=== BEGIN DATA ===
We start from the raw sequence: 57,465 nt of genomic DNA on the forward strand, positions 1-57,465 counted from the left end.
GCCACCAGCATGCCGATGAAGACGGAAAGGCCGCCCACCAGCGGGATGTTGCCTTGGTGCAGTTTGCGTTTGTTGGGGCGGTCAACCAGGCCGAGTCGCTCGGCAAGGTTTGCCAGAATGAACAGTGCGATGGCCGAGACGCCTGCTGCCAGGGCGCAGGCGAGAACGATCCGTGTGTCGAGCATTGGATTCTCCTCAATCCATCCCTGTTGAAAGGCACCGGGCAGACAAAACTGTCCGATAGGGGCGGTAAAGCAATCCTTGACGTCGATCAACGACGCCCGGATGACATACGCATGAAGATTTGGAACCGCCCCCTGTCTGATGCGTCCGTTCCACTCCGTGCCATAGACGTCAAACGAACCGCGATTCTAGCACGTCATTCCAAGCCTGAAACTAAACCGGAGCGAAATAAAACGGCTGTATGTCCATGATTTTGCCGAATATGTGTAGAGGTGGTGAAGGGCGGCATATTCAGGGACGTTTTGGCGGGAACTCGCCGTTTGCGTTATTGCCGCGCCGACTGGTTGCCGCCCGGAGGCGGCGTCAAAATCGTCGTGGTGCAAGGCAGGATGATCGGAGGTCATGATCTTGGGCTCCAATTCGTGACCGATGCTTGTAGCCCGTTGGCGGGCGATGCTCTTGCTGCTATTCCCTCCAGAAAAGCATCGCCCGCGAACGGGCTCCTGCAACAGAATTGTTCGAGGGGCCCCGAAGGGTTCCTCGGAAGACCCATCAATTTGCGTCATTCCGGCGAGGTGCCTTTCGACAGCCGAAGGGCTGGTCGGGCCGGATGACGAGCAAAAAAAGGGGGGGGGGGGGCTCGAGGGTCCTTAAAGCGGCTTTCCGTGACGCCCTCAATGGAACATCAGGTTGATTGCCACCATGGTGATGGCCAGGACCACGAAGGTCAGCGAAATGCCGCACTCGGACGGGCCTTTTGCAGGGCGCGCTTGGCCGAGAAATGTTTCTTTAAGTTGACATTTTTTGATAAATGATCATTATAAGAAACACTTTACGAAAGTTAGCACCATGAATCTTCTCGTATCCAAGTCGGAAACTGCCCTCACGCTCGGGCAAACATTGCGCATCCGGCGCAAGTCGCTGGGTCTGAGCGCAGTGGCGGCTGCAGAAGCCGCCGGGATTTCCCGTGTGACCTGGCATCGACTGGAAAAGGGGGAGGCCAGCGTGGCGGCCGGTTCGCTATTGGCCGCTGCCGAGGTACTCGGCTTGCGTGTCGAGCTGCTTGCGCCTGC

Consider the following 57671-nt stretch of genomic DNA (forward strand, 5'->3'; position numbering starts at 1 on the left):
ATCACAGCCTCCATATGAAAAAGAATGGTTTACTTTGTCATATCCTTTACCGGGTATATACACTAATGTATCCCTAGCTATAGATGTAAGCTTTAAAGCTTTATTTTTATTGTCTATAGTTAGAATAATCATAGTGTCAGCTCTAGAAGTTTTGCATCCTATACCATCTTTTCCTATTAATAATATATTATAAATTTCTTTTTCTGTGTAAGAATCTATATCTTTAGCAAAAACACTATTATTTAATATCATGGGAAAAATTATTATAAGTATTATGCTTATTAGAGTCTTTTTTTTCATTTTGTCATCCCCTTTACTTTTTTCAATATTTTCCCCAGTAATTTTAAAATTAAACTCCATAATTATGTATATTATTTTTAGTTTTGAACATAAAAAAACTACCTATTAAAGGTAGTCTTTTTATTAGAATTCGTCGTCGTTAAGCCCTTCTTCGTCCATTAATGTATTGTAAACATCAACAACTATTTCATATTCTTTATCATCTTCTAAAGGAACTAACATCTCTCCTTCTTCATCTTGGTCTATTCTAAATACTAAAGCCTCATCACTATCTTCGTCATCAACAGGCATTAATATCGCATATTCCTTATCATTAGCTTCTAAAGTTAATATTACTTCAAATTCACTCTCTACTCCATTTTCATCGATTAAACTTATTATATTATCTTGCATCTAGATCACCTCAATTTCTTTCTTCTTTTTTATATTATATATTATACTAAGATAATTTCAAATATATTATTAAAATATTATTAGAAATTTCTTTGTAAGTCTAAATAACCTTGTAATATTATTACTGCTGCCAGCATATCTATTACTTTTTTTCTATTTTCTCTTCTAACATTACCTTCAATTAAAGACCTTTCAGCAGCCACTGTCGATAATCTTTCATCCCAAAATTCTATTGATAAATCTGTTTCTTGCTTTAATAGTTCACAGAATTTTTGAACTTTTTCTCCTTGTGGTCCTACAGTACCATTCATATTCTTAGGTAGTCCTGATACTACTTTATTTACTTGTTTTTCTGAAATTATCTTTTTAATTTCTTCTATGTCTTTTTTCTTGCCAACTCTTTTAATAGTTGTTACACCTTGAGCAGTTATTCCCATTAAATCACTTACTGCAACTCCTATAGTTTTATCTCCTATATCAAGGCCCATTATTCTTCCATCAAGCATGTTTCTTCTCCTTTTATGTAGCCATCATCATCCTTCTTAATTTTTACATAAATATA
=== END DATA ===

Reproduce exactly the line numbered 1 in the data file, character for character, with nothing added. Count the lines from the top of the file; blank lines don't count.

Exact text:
We start from the raw sequence: 57,465 nt of genomic DNA on the forward strand, positions 1-57,465 counted from the left end.